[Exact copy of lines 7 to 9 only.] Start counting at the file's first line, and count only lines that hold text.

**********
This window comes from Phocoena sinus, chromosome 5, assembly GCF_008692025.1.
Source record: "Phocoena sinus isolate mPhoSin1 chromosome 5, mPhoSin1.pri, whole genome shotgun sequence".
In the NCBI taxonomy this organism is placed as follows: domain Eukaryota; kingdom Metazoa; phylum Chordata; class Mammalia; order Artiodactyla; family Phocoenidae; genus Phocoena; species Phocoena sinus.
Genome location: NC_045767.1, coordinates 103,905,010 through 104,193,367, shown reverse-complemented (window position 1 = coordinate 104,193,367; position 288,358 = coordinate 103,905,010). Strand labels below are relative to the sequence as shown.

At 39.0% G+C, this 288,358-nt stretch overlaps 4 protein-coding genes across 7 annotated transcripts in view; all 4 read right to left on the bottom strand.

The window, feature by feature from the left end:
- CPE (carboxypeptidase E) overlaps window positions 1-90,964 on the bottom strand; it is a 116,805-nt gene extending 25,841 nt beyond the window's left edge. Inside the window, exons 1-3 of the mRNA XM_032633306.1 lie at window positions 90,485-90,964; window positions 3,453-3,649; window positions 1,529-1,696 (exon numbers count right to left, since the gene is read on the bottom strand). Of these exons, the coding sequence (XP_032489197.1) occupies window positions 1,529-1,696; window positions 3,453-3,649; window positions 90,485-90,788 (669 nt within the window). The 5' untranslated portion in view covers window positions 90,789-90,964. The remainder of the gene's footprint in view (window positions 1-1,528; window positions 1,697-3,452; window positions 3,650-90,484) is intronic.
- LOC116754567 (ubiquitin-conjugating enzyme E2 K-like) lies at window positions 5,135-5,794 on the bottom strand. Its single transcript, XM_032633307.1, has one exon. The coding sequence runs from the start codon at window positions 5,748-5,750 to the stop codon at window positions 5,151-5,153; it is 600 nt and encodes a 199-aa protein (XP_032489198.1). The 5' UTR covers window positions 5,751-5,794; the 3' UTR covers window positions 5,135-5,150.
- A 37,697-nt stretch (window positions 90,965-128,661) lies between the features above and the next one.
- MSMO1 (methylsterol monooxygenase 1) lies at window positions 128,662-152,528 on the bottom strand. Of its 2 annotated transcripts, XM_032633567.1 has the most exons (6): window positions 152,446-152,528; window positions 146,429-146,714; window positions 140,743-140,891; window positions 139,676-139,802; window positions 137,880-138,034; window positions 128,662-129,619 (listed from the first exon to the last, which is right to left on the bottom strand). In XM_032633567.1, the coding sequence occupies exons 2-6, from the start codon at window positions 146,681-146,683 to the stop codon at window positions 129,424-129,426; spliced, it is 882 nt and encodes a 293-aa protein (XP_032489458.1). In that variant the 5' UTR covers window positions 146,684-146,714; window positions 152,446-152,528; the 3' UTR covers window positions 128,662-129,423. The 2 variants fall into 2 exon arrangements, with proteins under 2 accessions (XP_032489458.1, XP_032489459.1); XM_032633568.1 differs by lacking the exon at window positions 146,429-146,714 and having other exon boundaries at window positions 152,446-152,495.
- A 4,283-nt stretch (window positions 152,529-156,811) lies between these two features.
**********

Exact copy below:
- CPE (carboxypeptidase E) overlaps window positions 1-90,964 on the bottom strand; it is a 116,805-nt gene extending 25,841 nt beyond the window's left edge. Inside the window, exons 1-3 of the mRNA XM_032633306.1 lie at window positions 90,485-90,964; window positions 3,453-3,649; window positions 1,529-1,696 (exon numbers count right to left, since the gene is read on the bottom strand). Of these exons, the coding sequence (XP_032489197.1) occupies window positions 1,529-1,696; window positions 3,453-3,649; window positions 90,485-90,788 (669 nt within the window). The 5' untranslated portion in view covers window positions 90,789-90,964. The remainder of the gene's footprint in view (window positions 1-1,528; window positions 1,697-3,452; window positions 3,650-90,484) is intronic.
- LOC116754567 (ubiquitin-conjugating enzyme E2 K-like) lies at window positions 5,135-5,794 on the bottom strand. Its single transcript, XM_032633307.1, has one exon. The coding sequence runs from the start codon at window positions 5,748-5,750 to the stop codon at window positions 5,151-5,153; it is 600 nt and encodes a 199-aa protein (XP_032489198.1). The 5' UTR covers window positions 5,751-5,794; the 3' UTR covers window positions 5,135-5,150.
- A 37,697-nt stretch (window positions 90,965-128,661) lies between the features above and the next one.